The cost of this type of investigation is quite affordable when comparing the amount of data collected with the HRSC instruments vs the data collected with traditional investigation techniques (drilling and sampling). We have mobilized and completed cost-effective HRSC programs on both the east and west coasts and in the arctic of Canada. The HRSC technology is very affordable when your site investigation or delineation program would otherwise require multiple mobilizations and iterations of testing or when a high level of detail is required to understand subsurface site conditions. For detailed costing and estimating please feel free to contact us and we will be happy to help out and design a HRSC program that fits your site needs and budget.

  1. What is Coming Next?

The world of HRSC is constantly moving forward with new technology and tooling being invented and tested. Recently, Vertex deployed a dual Laser Induced Fluorescence (LIF) probe to complete an interesting site investigation, the first of its kind in Canada. The dual LIF probe housing both a TarGOST and UVOST unit was deployed in Ontario to further investigate a large development site in Toronto. This dual LIF probe was able to simultaneously detect petroleum hydrocarbon Light Non-Aqueous Phase Liquid (LNAPL) and Dense Non-Aqueous Phase Liquid (DNAPL) products! The data was then used to refine in-situ pilot-scale remediation activities in order to better account for subsurface contamination conditions at the site.

Stay tuned to see what comes next in the world of HRSC!

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About the Author

Kevin French, B.A.Sc., P.Eng., has 25 years of experience in environmental assessment and remediation. Kevin holds a Bachelor’s Degree from the University of Waterloo where he studied Civil and Environmental Engineering. Since that time, Kevin has been involved in the design and implementation of remediation programs relating to chlorinated solvents (including DNAPL), petroleum hydrocarbons (including LNAPL), PAHs/coal tar, heavy metals, etc., at hundreds of sites across Canada.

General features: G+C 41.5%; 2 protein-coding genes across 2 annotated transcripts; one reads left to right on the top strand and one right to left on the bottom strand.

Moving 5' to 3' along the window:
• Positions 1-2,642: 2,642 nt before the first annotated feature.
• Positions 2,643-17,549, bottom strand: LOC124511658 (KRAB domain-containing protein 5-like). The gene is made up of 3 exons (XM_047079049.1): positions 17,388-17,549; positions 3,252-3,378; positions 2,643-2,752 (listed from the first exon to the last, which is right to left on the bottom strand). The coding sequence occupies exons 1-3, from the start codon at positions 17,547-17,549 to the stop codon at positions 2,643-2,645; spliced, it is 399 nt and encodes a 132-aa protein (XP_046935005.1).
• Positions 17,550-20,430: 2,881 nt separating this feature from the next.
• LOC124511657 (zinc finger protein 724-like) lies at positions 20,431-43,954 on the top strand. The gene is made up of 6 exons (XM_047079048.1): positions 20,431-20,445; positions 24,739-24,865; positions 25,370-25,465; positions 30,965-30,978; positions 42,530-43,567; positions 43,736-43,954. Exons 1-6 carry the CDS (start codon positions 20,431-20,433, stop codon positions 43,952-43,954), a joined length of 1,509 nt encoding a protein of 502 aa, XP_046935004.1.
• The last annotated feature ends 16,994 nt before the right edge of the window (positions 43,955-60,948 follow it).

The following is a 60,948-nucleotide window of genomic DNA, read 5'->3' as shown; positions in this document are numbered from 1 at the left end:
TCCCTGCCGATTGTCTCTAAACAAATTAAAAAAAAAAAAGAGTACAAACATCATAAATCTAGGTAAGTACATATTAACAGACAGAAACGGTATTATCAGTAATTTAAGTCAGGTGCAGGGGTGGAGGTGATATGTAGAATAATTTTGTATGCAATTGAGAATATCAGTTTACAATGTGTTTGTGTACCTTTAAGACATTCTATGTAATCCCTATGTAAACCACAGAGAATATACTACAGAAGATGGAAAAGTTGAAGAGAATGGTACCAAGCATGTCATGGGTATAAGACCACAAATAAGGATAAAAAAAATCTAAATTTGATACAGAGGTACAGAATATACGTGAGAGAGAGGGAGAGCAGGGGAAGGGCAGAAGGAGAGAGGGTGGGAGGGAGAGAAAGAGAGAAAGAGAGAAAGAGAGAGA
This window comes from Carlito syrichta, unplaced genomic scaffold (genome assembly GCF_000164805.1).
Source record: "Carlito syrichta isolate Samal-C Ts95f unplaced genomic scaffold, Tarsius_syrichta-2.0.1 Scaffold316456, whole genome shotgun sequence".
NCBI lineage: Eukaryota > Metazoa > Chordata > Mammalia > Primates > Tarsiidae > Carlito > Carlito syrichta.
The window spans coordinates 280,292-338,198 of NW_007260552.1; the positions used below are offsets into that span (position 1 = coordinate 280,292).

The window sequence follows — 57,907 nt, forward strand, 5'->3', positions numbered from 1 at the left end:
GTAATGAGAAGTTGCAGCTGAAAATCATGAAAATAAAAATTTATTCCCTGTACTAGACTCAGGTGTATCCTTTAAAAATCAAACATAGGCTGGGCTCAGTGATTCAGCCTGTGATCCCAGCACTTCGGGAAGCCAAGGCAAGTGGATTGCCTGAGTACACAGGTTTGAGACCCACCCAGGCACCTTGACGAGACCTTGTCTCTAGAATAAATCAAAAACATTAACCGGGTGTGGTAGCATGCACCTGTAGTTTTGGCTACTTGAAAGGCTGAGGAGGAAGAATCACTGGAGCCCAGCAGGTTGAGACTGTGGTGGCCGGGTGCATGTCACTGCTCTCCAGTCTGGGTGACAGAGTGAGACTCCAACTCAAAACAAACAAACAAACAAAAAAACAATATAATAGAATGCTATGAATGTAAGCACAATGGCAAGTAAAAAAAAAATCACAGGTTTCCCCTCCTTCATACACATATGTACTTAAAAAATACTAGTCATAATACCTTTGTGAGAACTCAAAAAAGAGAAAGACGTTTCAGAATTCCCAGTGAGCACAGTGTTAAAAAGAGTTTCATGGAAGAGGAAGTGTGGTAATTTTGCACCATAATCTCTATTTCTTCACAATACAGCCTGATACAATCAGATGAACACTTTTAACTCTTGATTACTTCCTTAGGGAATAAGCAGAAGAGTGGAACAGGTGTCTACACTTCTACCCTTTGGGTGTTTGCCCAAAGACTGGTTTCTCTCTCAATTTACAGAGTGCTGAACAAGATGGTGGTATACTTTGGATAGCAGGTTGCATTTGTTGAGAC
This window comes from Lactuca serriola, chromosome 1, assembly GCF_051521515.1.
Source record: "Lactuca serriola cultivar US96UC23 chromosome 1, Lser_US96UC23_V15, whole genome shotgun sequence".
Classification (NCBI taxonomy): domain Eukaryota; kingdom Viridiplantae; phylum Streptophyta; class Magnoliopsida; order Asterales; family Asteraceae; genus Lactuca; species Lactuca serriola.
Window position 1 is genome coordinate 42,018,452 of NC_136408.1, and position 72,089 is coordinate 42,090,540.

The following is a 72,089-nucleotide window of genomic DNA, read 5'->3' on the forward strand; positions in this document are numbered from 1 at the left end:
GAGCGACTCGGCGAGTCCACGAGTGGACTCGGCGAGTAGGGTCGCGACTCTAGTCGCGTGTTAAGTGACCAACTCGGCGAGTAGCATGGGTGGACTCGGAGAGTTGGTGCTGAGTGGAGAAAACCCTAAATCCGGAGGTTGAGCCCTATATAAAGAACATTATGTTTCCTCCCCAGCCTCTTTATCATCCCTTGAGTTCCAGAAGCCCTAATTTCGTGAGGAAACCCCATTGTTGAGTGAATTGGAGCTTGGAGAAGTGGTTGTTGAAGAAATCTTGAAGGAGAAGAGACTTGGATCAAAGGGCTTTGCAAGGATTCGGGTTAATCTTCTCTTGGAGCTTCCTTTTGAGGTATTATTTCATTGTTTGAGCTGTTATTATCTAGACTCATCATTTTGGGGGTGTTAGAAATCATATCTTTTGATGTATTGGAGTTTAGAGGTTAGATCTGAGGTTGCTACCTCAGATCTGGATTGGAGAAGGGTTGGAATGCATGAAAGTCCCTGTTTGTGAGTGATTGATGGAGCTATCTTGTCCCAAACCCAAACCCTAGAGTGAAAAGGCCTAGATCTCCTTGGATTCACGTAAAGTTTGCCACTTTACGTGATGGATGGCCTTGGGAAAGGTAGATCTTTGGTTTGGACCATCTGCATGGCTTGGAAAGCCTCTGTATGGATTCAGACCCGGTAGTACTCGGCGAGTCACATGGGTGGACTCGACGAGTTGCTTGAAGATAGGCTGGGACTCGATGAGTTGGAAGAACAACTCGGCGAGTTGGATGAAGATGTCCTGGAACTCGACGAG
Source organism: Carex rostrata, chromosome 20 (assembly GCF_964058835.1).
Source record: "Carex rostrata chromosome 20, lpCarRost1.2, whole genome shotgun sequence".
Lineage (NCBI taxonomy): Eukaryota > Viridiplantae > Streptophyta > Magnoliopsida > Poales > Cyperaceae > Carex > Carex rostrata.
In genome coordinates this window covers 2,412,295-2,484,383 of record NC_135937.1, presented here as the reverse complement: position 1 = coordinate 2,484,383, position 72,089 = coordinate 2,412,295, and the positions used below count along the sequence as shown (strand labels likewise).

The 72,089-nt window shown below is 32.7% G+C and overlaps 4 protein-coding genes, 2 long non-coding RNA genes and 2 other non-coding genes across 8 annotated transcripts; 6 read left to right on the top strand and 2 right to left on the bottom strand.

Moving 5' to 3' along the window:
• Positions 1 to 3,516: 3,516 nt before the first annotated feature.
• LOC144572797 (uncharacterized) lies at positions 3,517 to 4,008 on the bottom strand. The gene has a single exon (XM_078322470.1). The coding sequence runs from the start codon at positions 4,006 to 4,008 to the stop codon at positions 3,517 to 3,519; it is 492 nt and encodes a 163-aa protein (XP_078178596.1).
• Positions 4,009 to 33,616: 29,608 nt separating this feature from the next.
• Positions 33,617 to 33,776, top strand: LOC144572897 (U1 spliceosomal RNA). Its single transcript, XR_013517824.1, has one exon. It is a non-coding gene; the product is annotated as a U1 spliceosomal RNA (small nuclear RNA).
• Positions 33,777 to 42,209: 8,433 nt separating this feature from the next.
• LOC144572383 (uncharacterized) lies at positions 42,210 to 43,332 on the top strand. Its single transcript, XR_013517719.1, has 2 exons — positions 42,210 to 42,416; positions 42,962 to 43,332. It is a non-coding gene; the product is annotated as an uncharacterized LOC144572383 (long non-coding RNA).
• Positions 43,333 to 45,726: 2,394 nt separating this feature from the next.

This article was first published in Vertex Environmental Inc. Newsletter.

Nominations Open from Canadian Brownfields Awards

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2018 HUB Awards Nominations are Open!  Nominate a Distinguished Brownfielder Today

Do you know someone who is making an important contribution to brownfields?  Nominate them for the 2018 HUB Awards!

The CBN HUB (Heroes Underpinning Brownfields) Awards recognize members of the brownfield community who make the exceptional projects we see every day a possibility.

The HUB Awards are given in three categories, relating to the three stages of brownfielders’ careers:

  • Foundation: Presented to a contributor to the Brownfield industry in Canada who has had a profound impact on how things are done today. Their work has provided a Foundation upon which the current practices and policies have been based. This is a “career achievement” award
  • Pillar: Presented to a recipient who has proven to be a Pillar of Strength in a significant aspect of the Brownfield industry in Canada. They continue to provide valuable expertise and influence into the policies and practices that we are employing. The Pillar award is a mid-career award
  • Vision: Presented to someone who is at an early stage in their career in the Brownfield Industry in Canada and who is already providing valuable insight into programs, policies or practices that will be improving how Brownfield redevelopment in Canada is completed

What makes a HUB Award winner? Take a look at the 2017 winners to see.

To submit a nomination, please complete our interactive nomination form.

Canadian Brownfields Survey

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The Canadian Brownfields Network (CBN), in conjunction with Ryerson University is conducting a survey on the perceptions of progress on recommendations that the National Roundtable on the Environment & Economy (NRTEE) released in 2003.

The CBN is most interested in knowing if persons involved in brownfield redevelopment feel if progress has been made on the NRTEE’s recommendations.

CBN and Ryerson have developed a survey for NRTEE +15 – have your say: https://survey.ryerson.ca:443/s?s=6603survey.ryerson.ca/s?s=6603 . Survey results will form the basis of discussion at our 2018 Conference June 13. Please participate!

Possible benefits of participating in this study include that we aim to identify methods for increasing brownfields redevelopment activity in Canada, and encourage more involvement in brownfield redevelopment through comprehensive understanding of existing plans and policies.